The red-cockaded woodpecker is a small woodpecker approximately 7 inches long. This species is named for the rarely-visible red “cockade” that is on the back of the male’s head. Though similar in color and pattern, this woodpecker can be distinguished from other species by its conspicuous white cheek patches and heavily-barred back.
Historically, the red-cockaded woodpecker occurred throughout the shortleaf pine-dominated forests in McCurtain, Pushmataha, LeFlore, and Latimer counties, and may have even occurred in portions of the Ozarks in northeastern Oklahoma. The only remaining population in the state lies on the McCurtain County Wilderness Area and adjacent Ouachita National Forest. This population has fewer than 50 birds. In Oklahoma, these woodpeckers nest only in mature (more than 80 years old) shortleaf pines that are also infected with red-heart fungus disease. This disease causes the heartwood of the pine to rot, thereby allowing the woodpeckers to more easily excavate a cavity. Living trees also continue to produce sap, or resin, which allows red-cockaded woodpeckers to create a sticky barrier around the cavity entrance. This deters snakes and other predators from climbing the tree, increasing the chances of survival for adults, eggs, and chicks.
Unique among woodpeckers, this bird nests almost exclusively in living pine trees. In Oklahoma, nesting begins in late April and early May. Two to four eggs are incubated for only 10-12 days. Chicks fledge at 26 days, but may remain near the nest tree for several days thereafter. This is one of only two North American woodpecker species with a cooperative breeding system, where young birds, known as “helpers,” from previous broods remain in the territory to assist the breeding pair with the raising of young. Family groups live in a stand of cavity trees, called a “cluster.” These groups vary in size, but most commonly consist of the breeding pair and 1-3 helpers.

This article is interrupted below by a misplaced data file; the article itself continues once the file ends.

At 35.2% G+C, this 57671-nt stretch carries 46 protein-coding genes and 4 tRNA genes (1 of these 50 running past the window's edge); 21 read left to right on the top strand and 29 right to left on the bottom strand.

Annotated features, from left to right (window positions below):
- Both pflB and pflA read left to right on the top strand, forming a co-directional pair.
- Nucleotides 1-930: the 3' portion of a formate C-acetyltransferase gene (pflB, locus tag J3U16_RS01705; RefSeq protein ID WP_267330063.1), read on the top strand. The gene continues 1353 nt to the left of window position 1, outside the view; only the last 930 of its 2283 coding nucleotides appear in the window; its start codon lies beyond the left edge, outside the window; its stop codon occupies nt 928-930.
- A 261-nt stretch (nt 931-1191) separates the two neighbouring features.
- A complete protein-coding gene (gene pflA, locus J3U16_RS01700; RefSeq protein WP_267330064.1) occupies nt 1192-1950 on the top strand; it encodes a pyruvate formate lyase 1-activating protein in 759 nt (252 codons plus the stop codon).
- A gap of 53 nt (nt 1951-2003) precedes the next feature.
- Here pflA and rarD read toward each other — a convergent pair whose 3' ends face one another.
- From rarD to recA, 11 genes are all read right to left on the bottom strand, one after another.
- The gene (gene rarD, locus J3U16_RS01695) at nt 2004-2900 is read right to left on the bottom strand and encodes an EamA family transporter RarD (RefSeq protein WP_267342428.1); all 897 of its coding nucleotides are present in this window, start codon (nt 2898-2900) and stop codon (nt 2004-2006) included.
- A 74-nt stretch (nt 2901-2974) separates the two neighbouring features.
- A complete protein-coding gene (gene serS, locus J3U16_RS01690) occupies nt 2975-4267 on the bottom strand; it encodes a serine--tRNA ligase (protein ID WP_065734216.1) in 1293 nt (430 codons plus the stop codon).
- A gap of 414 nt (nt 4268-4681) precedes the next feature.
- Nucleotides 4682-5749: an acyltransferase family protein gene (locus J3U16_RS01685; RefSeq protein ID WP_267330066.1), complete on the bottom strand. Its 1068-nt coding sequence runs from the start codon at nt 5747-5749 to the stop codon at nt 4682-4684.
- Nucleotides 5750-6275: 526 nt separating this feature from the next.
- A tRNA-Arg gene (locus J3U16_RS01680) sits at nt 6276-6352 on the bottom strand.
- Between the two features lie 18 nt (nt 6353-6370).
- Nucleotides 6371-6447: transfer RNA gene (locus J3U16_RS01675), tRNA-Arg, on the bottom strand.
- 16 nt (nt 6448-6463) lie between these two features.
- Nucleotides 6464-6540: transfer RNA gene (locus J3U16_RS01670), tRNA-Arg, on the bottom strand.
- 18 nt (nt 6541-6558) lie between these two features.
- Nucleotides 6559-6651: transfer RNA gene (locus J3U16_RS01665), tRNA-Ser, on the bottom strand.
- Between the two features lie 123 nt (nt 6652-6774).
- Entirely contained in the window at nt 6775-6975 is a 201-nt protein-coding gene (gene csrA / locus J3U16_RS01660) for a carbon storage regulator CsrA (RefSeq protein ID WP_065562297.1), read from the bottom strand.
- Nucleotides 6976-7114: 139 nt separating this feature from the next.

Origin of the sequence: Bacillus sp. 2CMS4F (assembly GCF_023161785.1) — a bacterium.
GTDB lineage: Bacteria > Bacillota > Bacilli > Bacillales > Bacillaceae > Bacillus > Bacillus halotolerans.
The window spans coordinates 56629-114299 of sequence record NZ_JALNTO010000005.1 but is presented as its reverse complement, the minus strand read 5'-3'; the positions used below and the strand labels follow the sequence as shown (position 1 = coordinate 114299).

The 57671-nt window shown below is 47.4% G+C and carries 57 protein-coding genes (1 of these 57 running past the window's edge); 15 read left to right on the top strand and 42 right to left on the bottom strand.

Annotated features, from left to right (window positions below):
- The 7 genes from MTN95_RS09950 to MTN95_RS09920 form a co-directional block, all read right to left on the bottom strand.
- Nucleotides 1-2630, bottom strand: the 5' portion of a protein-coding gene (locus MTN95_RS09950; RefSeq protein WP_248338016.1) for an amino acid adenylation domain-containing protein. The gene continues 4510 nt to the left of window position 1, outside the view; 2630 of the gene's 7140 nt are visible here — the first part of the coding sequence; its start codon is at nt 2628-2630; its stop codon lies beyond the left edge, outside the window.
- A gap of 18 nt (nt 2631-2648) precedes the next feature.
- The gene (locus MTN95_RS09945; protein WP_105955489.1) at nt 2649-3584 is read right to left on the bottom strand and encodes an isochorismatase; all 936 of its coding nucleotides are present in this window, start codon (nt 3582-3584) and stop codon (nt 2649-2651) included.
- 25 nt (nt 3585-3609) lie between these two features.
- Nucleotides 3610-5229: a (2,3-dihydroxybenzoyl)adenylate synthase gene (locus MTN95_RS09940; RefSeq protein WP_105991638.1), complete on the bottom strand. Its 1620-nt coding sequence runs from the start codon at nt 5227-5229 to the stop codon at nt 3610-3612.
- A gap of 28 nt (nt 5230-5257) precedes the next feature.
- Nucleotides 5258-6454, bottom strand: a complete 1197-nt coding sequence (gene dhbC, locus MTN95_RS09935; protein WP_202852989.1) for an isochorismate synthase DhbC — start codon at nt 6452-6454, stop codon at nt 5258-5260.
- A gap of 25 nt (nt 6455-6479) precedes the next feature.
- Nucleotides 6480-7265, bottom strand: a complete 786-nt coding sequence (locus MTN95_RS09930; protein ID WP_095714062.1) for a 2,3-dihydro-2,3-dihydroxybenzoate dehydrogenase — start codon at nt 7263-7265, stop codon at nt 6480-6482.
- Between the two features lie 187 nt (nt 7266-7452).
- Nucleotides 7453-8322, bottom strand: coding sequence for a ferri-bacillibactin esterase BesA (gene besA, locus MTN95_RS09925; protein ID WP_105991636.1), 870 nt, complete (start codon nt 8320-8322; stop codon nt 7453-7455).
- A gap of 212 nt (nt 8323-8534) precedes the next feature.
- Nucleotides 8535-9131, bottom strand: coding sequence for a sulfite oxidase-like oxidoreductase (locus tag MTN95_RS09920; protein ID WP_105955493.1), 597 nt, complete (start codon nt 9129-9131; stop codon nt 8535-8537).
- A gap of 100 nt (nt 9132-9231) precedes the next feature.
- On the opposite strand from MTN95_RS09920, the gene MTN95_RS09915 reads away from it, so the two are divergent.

Approximately 8.5 inches in length.
Prior to European settlement, mature pine forests were estimated to have covered more than 200 million acres throughout the southeastern United States. This ecosystem, often called a pine savannah, was shaped through periodic fires that would spread across the landscape and maintain a forest structure composed of large, mature pine trees and an open, herbaceous understory dominated by grasses and other low-growing plants. This open mid-story allows for abundant plant growth and productivity, which in turn creates habitat for abundant insect diversity that red-cockaded woodpeckers depend on as a food source. Widespread logging between the 1880s and 1920s removed most of the old-growth pine forest in the southeast, which caused a direct and far-reaching population decline of the species. After settlement, fires were largely reduced, causing many remaining forested areas to be too dense and unsuitable for red-cockaded woodpeckers. Since 1991, the Wildlife Diversity Program has closely monitored the population of red-cockaded woodpeckers on the McCurtain County Wilderness Area. Through ESA Section 6 funds, biologists monitor each active cluster. Each nest is recorded, along with the number of eggs laid and chicks hatched. At 7 days of age, red-cockaded woodpecker chicks are outfitted with a unique metal leg band. After chicks fledge, they are then trapped again in late summer or early fall and outfitted with color bands that correspond with the year hatched. These bands act as markers which allow the Wildlife Department to track the birds’ annual survival and movements. To facilitate the expansion and recovery of the species, artificial nest cavity inserts are installed in “recruitment clusters.”